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January 21, 2004

A proven winner

From: Times Daily, AL - Jan 21, 2004

Swimmer excells despite hearing disability

By Cody Whitlock
Sports Writer

Things didn't look good for Heath Rager shortly after his birth. In fact, doctors didn't expect him to survive.

Rager was born with scar tissue on his vocal cords, and he was treated with gentomycin, an antibiotic that resulted in deafness. The infant was also stricken with ataxia – a balance-altering disease.

Eighteen years later, Rager is proving all of those doctors wrong.

This past year, Rager teamed with three swimmers to win the relay event at the 2003 State Games of America in Connecticut.

"He was very excited about his medal he won, because it was the first medal that really meant anything to him," said Leslie Rager, Heath's mother.

Winning isn't the most important value when it comes to Rager.

"At the state games, everybody knew who Heath was," Leslie Rager said.

"They really embraced him and at least tried to learn sign language. It's been a wonderful experience as far as establishing peers all over the United States. I just like the exposure that swimming gives him to meet people.

"When you live in a society that you feel is not compassionate anymore or respectful, it gives you faith back in the world. It was really nice to see that they really took him in," she said.

Rager, who also suffers from asthma, started swimming four years ago.

Leslie Rager said a scare with asthma prompted Rager to take up swimming.

"He's asthmatic, and his breathing was becoming really bad. We read several articles that swimming would be the best help," she said.

"The asthma has been flaring up for the last few years, so he really couldn't do a lot of other sports. Swimming was the primary sport we could do. He got interested in it, so he started racing and competing."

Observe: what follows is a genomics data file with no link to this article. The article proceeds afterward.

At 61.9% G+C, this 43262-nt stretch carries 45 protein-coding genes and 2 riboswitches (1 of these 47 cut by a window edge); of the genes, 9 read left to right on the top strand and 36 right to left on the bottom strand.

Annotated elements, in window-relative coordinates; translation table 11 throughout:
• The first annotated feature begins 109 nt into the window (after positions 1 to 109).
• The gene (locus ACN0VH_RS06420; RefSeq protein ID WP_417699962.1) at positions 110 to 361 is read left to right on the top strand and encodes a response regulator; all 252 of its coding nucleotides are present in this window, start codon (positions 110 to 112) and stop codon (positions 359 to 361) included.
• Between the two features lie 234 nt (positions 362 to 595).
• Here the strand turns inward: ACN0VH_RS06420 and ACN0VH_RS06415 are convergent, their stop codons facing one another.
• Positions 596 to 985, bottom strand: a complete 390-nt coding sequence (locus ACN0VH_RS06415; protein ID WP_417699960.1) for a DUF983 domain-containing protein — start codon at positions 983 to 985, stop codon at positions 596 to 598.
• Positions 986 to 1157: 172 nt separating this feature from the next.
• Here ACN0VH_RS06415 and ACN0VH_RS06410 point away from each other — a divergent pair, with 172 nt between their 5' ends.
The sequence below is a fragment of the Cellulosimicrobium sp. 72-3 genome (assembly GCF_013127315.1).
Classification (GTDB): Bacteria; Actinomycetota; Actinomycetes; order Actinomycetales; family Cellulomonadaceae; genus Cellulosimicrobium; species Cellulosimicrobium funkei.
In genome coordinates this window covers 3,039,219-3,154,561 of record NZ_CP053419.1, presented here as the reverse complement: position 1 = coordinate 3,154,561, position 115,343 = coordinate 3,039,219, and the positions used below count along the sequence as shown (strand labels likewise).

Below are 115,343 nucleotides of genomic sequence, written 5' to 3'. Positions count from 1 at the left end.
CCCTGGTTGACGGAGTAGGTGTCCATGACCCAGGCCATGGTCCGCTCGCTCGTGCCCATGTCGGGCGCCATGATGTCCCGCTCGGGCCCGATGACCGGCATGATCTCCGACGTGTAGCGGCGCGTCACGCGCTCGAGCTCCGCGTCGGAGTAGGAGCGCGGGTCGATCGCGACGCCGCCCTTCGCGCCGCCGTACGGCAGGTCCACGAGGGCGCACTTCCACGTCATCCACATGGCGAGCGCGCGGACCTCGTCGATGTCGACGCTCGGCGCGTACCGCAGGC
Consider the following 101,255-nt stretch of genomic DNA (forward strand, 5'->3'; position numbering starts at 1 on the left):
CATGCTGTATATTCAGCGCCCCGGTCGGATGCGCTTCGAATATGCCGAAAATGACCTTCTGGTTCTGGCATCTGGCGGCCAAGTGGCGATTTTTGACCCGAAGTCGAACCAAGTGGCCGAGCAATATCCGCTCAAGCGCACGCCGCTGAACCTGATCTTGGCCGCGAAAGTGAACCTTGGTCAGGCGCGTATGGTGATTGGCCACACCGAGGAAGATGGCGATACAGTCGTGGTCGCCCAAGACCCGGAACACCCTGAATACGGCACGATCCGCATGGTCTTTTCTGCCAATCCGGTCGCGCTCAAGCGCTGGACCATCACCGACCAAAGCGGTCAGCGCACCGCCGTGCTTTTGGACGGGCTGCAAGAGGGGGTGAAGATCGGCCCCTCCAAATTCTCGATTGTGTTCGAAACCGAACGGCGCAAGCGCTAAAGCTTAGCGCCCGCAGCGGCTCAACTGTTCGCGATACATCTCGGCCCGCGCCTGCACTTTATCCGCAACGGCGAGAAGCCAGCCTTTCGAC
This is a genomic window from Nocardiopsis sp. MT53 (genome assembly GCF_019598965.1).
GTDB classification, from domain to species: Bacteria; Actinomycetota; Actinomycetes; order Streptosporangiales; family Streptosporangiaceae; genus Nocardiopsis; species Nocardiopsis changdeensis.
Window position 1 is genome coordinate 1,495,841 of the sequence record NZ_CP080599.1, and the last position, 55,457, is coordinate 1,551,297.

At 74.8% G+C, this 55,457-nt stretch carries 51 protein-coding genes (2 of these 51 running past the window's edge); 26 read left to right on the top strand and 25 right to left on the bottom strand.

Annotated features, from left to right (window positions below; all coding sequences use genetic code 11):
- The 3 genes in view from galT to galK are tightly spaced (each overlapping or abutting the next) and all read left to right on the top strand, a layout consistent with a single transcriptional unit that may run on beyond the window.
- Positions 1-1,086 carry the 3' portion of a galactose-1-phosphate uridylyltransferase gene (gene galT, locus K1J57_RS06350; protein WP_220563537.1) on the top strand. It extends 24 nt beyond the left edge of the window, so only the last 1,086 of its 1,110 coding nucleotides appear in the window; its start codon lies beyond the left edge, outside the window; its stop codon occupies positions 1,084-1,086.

Rager has had to overcome several obstacles in order to do the thing he loves.

While most swimmers rely on a buzzer to signal the start of a race, Rager has to rely on a light, which often times causes a disqualification.

"When you have to rely on a light when everyone is relying on sound. He has to turn and basically be off balance while looking at the light to know when to go, and a lot of times that has made him disqualify because he dives in too soon," Leslie Rager said.

Communication with teammates and fellow students, however, is not a problem.

"He loves the computer, and he loves to e-mail his friends," Leslie Rager said. "That puts him on the same playing field with everyone else."

Added father Ken Rager, "Instant messaging has been a great asset, because that's his telephone."

Rager competes in butterfly and freestyle events, but his true passion lies in the relay event.

"He swims harder when he's part of a team than he does for himself," Leslie Rager said.

Although the relay is her son's favorite event, Leslie Rager said that her son "wants to win for himself one day."

But it appears he already has.

Cody Whitlock can be reached at 740-5727 or

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